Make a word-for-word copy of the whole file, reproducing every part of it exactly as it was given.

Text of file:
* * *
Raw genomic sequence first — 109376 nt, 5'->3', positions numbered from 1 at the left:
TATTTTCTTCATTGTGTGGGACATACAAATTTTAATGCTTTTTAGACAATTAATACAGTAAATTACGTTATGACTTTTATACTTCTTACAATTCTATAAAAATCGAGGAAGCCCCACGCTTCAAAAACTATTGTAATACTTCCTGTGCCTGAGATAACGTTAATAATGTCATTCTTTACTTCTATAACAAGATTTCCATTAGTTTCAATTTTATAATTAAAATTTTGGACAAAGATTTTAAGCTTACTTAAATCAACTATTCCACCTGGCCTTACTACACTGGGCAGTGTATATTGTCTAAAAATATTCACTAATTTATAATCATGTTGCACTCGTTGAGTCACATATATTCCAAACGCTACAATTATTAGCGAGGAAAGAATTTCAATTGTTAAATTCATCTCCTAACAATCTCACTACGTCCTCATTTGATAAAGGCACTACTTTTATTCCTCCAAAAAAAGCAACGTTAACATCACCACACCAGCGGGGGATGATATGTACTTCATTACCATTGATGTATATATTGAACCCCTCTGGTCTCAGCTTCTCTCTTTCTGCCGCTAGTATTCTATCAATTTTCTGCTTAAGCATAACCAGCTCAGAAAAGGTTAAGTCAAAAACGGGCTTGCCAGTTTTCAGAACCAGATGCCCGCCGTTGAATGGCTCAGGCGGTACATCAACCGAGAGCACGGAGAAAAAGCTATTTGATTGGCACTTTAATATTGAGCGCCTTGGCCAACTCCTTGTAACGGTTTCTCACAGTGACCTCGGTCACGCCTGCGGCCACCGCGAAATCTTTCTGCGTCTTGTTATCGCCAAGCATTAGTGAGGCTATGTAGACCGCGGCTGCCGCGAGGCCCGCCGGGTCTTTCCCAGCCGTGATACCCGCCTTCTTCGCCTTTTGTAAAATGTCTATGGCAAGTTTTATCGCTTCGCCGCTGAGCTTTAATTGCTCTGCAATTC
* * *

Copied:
Raw genomic sequence first — 109376 nt, 5'->3', positions numbered from 1 at the left:
TATTTTCTTCATTGTGTGGGACATACAAATTTTAATGCTTTTTAGACAATTAATACAGTAAATTACGTTATGACTTTTATACTTCTTACAATTCTATAAAAATCGAGGAAGCCCCACGCTTCAAAAACTATTGTAATACTTCCTGTGCCTGAGATAACGTTAATAATGTCATTCTTTACTTCTATAACAAGATTTCCATTAGTTTCAATTTTATAATTAAAATTTTGGACAAAGATTTTAAGCTTACTTAAATCAACTATTCCACCTGGCCTTACTACACTGGGCAGTGTATATTGTCTAAAAATATTCACTAATTTATAATCATGTTGCACTCGTTGAGTCACATATATTCCAAACGCTACAATTATTAGCGAGGAAAGAATTTCAATTGTTAAATTCATCTCCTAACAATCTCACTACGTCCTCATTTGATAAAGGCACTACTTTTATTCCTCCAAAAAAAGCAACGTTAACATCACCACACCAGCGGGGGATGATATGTACTTCATTACCATTGATGTATATATTGAACCCCTCTGGTCTCAGCTTCTCTCTTTCTGCCGCTAGTATTCTATCAATTTTCTGCTTAAGCATAACCAGCTCAGAAAAGGTTAAGTCAAAAACGGGCTTGCCAGTTTTCAGAACCAGATGCCCGCCGTTGAATGGCTCAGGCGGTACATCAACCGAGAGCACGGAGAAAAAGCTATTTGATTGGCACTTTAATATTGAGCGCCTTGGCCAACTCCTTGTAACGGTTTCTCACAGTGACCTCGGTCACGCCTGCGGCCACCGCGAAATCTTTCTGCGTCTTGTTATCGCCAAGCATTAGTGAGGCTATGTAGACCGCGGCTGCCGCGAGGCCCGCCGGGTCTTTCCCAGCCGTGATACCCGCCTTCTTCGCCTTTTGTAAAATGTCTATGGCAAGTTTTATCGCTTCGCCGCTGAGCTTTAATTGCTCTGCAATTC